• United Democratic Movement (UDM): Link
  • African National Congress (ANC): Link
  • Democratic Alliance (DA): Link
  • Inkatha Freedom Party (IFP): Link
  • GOOD: Link
  • Economic Freedom Fighters (EFF): Link
  • African Democratic Change (ADeC): Link
  • Azanian People’s Organisation (AZAPO): Link
  • Freedom Front Plus/Vryheidsfront Plus (FF Plus/VF Plus): Link
  • African Christian Democratic Party (ACDP): Link
  • Congress of the People (COPE): Link
  • African Transformation Movement (ATM): Link

Other information

Below we have a list of links to other important information worth reading before you cast your vote.

  • Voting station finder (map): Link
  • IEC mobile app (for checking your details, getting news, and receiving notifications of election results): Link
  • Find out who your Ward Councillor is: Link
  • Political party list: Link
  • How political party funding works in SA: Link
  • The Electoral Code of Conduct: Link
  • Voter frequently asked questions: Link


For information as to how Relocation Africa can help you with your Mobility, Immigration, Research, Remuneration, and Expat Tax needs, email marketing@relocationafrica.com, or call us on +27 21 763 4240.

Sources: [1], [2]. Image sources: [1], [2].

2019 is a general election year in South Africa, with national and provincial elections set to take place, and three important recent announcements have been made in relation to elections in the country.

Voter registration weekend

The Electoral Commission of South Africa has announced that a final voter registration weekend will take place over 26 and 27 January.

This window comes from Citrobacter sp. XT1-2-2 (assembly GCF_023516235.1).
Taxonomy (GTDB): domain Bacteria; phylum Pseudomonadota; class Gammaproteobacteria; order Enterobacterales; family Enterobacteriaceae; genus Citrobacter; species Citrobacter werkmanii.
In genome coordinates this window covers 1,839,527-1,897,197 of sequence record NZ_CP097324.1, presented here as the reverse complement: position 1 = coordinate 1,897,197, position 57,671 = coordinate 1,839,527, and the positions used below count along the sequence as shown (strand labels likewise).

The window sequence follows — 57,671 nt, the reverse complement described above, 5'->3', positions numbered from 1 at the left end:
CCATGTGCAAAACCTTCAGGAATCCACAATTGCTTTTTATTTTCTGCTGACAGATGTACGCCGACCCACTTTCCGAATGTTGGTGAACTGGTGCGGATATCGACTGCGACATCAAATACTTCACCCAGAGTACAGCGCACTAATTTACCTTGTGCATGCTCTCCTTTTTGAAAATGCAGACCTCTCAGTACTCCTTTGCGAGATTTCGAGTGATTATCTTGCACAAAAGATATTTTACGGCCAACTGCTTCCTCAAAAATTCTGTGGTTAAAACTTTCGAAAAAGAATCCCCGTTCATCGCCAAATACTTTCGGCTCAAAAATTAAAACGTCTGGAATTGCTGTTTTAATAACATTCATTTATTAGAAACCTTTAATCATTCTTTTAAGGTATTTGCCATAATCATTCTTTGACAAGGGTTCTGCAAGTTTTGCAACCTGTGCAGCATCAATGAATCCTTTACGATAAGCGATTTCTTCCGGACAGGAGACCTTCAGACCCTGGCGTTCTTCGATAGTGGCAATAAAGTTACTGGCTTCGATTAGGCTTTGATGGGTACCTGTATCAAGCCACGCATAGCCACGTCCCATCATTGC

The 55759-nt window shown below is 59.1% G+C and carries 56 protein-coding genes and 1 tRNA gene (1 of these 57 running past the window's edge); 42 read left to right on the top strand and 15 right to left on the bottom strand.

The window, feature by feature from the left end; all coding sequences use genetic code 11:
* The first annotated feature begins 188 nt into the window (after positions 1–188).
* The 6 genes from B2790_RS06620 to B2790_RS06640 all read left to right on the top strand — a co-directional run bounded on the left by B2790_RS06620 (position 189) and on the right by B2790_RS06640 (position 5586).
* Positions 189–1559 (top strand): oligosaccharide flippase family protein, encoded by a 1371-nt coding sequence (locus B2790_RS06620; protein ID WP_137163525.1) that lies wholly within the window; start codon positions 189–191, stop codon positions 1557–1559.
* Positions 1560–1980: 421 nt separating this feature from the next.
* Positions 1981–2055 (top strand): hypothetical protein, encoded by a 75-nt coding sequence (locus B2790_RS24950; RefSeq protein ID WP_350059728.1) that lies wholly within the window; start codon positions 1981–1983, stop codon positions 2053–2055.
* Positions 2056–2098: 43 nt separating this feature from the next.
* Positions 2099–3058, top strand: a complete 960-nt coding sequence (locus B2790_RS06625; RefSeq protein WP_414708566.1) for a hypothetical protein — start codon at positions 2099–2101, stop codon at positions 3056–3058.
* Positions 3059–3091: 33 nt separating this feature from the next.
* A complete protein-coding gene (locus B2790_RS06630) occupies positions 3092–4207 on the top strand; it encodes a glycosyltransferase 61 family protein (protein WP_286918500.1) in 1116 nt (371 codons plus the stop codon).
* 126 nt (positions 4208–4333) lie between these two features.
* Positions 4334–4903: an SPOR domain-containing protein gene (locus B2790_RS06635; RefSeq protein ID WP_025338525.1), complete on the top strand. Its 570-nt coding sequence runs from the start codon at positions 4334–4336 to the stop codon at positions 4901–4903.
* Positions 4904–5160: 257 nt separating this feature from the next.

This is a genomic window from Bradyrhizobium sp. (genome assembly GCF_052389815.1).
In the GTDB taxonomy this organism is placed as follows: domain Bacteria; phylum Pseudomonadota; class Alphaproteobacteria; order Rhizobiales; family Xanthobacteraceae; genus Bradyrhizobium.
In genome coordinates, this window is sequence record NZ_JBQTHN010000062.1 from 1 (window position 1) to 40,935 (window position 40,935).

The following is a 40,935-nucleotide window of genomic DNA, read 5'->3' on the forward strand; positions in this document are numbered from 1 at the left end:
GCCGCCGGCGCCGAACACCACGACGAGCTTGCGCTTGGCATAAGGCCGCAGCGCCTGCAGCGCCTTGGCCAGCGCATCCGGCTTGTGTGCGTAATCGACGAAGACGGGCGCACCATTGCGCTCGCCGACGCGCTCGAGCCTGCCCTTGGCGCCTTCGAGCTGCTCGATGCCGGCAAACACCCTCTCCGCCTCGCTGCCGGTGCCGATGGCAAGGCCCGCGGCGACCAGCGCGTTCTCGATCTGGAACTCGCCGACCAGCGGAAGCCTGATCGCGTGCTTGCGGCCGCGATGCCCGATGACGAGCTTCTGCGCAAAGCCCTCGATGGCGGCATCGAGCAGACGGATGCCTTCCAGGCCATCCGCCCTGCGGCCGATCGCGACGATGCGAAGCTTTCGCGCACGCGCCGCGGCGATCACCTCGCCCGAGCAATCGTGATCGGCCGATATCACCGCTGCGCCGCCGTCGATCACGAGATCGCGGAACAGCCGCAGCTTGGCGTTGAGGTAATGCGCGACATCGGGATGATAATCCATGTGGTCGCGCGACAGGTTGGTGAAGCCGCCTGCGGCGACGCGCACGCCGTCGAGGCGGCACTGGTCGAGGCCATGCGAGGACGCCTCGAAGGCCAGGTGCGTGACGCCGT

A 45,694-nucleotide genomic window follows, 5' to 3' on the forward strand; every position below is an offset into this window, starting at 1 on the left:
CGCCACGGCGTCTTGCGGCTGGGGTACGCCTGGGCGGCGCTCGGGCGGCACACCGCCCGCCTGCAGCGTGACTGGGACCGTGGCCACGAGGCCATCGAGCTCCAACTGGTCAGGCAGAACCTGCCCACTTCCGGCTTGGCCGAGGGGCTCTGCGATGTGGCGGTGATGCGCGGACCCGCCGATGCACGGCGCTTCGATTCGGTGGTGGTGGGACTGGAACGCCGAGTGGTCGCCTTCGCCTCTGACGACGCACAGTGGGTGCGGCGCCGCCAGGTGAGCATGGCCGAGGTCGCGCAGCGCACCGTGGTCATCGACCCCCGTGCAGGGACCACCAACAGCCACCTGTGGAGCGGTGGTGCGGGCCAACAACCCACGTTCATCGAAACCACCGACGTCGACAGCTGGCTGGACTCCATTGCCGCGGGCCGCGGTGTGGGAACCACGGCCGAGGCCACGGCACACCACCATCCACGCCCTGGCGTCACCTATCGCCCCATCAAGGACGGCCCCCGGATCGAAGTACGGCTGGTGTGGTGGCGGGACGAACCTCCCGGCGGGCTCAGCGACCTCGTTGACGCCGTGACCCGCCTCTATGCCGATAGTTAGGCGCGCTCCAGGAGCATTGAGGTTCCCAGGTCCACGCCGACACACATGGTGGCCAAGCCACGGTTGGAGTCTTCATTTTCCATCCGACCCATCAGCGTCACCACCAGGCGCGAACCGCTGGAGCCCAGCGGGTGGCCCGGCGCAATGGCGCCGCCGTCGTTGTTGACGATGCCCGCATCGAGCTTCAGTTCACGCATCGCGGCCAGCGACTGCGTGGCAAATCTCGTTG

The country’s 22 932 voting stations will open from 08h00 to 17h00 on Saturday 26 January and Sunday 27 January 2019 to allow first-time voters to register and existing voters to update and to check their registration details.
Currently there are 26.1 million registered voters on the national common voters’ roll and it is hoped that at least one million voters will be added to the voters’ roll ahead of the 2019 elections.

The Electoral Commission is also hopeful that voters who are already registered will use the opportunity to visit their voting station to check their registration and specifically to confirm and update their address details.
Registered voters can visit the Electoral Commission website (www.elections.org.za) to check their current registration details and voting station location.

They can also SMS their ID number to 32810 to receive an SMS containing their registration status and the address of their voting station (charged at R1).

Unregistered voters can insert their address in the Voting Station Finder application on the website (http://maps.elections.org.za/vsfinder/) to find their correct voting station or call the Contact Centre.

An online facility (www.elections.org.za/MyIEC) is also available for registered voters with access to the internet to update and review their address online.